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For parents going through a divorce or attempting to modify a custody order, this is a question that is often on their minds. In Minnesota, this question does not always have a simple answer. Under state law, custody is determined based on what is in the “best interests” of the child, and there are a number of factors that the courts will take into consideration in deciding this. The child’s preference is only one consideration that is generally taken into account. Minnesota law states that family law judges may consider the “reasonable preference of the child, if the court deems the child to be of sufficient age to express preference.” The law, however, does not specify what it means for a child to “be of sufficient age.”
As a general rule, judges will give more weight to the preference of an older child—both in determining an initial custody award and in considering a modification of an existing order. Courts in other states have reasoned that children fall into one of three groups:
In Minnesota, the courts have not adopted these categories, but several cases which have been handed down by the Minnesota Court of Appeals seem to come to similar conclusions.
Ross v. Ross
In the Minnesota case of Ross v. Ross, a mother was originally granted custody of her son, and a short time later, when the son had reached the age of 16, his father petitioned the court to modify the order seeking physical custody of his son. In that case, the father presented affidavits showing that the son wanted to live with him and had already in fact moved in with him. There were also reports from a psychologist that indicated that the son was very distressed by his mother's continuous anger and that this had affected his behavior in school. In addition, the reports noted that the child's discipline and behavior problems in school had escalated after the parents’ divorce and that in the two weeks the son had been living with his father his school performance improved significantly.
The court in the Ross v. Ross case found that the age of the child is a “critical factor” to be taken into consideration in determining custody. The court stated that the “predominant importance of the choice of the older child is a well settled part of Minnesota law, even as a consideration in placing a child with a nonparent.” The court referenced other Minnesota cases—one in which the preference of 12½-year-old child was given great weight in maintaining her custody with her aunt and uncle, and another in which the court found that the friction that would result by compelling a 15-year-old to live with his father justified allowing him to remain in the home of his foster parents.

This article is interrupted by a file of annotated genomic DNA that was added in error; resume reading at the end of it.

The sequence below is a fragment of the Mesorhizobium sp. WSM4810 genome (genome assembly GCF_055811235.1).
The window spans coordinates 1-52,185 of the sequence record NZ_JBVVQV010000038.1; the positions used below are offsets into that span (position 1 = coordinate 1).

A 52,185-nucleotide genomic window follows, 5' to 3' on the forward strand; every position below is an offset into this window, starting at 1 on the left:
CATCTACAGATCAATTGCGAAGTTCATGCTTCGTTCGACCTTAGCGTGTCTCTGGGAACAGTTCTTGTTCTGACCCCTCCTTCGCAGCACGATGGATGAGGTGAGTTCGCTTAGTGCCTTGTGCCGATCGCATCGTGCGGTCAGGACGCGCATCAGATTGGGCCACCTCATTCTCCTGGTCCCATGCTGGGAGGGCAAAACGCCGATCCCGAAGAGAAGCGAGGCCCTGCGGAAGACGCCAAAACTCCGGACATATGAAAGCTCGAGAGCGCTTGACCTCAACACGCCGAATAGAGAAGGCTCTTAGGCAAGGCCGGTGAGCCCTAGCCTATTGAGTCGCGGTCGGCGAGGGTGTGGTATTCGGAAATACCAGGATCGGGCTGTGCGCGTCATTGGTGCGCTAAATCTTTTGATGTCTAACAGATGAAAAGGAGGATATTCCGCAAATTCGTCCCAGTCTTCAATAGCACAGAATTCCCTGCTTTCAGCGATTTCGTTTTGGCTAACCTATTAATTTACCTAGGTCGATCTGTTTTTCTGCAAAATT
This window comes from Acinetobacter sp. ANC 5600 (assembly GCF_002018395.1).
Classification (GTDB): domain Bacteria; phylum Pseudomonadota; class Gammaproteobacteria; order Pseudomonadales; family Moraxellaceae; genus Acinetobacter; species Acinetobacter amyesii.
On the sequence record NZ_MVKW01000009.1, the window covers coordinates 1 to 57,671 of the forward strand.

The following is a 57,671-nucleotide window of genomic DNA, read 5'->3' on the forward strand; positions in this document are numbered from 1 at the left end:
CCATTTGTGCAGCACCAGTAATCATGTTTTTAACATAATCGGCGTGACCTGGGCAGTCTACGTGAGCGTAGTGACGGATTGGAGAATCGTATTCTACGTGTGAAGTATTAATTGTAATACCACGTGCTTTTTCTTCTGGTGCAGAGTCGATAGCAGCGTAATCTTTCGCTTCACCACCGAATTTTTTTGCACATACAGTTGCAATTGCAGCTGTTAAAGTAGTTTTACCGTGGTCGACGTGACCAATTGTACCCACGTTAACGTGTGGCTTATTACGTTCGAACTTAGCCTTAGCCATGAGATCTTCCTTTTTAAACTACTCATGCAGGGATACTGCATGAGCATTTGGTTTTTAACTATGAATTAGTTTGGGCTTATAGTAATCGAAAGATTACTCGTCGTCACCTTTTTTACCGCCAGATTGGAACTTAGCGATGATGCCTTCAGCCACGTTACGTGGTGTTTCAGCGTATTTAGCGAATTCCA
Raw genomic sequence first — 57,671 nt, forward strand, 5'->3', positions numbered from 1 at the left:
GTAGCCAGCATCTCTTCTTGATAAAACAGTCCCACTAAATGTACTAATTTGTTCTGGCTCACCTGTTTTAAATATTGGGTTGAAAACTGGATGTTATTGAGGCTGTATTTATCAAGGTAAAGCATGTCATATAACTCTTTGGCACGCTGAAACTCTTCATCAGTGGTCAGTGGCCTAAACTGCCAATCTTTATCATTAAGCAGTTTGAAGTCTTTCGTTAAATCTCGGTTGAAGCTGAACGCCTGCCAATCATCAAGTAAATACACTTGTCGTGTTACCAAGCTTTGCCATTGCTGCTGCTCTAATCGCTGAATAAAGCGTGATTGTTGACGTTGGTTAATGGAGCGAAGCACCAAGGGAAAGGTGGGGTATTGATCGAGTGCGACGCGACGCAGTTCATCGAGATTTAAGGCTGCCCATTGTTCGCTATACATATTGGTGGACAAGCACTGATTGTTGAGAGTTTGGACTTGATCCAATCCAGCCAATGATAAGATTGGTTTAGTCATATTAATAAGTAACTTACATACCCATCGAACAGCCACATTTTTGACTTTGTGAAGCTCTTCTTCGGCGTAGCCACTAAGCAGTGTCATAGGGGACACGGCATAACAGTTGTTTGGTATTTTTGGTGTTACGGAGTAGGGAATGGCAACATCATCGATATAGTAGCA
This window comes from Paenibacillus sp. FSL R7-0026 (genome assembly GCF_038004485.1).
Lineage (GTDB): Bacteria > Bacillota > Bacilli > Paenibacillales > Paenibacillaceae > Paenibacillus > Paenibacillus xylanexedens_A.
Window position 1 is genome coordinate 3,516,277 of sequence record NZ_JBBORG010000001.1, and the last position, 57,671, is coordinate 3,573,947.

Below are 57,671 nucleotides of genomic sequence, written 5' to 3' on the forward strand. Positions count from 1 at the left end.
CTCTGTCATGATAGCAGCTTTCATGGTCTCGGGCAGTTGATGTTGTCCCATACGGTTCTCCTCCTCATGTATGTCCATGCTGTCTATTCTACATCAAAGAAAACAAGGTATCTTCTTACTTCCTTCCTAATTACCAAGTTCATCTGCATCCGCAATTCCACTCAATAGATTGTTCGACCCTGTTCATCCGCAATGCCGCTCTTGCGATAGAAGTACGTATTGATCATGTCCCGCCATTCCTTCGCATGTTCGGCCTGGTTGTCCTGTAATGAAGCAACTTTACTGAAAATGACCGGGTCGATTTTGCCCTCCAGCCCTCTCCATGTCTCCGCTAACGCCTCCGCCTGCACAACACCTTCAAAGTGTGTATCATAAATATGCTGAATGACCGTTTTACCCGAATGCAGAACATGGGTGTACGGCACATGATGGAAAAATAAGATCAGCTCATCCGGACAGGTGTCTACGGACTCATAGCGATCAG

In the Ross v. Ross case, the mother argued that the son only wanted to live with the father because the father was “more lenient.” Interestingly, the court considered it to be vain and useless to order children who are approaching the age of majority to live with a parent with whom they do not wish to live. This is true, the court indicated, even in cases in which the child’s decision is foolish or wrongly influenced by the noncustodial parent. The court found that these factors do “very little to diminish the weight of the child’s preference.”
Appelhof v. Haack
In another similar Minnesota case decided by the Minnesota Court of Appeals, the parents of a one-year-old child were divorced, and the mother was granted physical custody. The father requested the court, on several occasions, to reconsider the custody order. Over the years, however, he met with little success. More recently, the father once again petitioned the court to modify the custody order. The child, then 13 years old, expressed her desire to live with her father.
The court granted custody to the father on the basis that it was in the daughter’s best interests. The court found that the daughter’s desire “to live with her father was more than a ‘passing fancy’; it was a mature, fully considered choice.” The court found that ignoring the daughter’s “repeatedly expressed, mature desire to live with her father would adversely affect her mental and emotional health and development.” The court stated that:
Where the child is a teenager, as here, Minnesota courts have heavily weighed the child's preference in determining emotional endangerment. A line of decisions from the early 20th century even allowed teenagers to remain with the nonparents with whom they resided, noting the impracticality of ordering a teenager to live where she does not want to live and the damage to a child's psyche from having her preference overruled.
The court also noted that the daughter “expressed a strong preference to live with her father, and articulated that she received ‘more meaningful communication’ and ‘a feeling of really belonging and being appreciated as a member of a family unit’ in her father's household.”
The bottom line is that there is no particular age at which a child can decide to live with one parent or another, however, the older the child is, the more heavily the court will weigh the child's preference against other factors.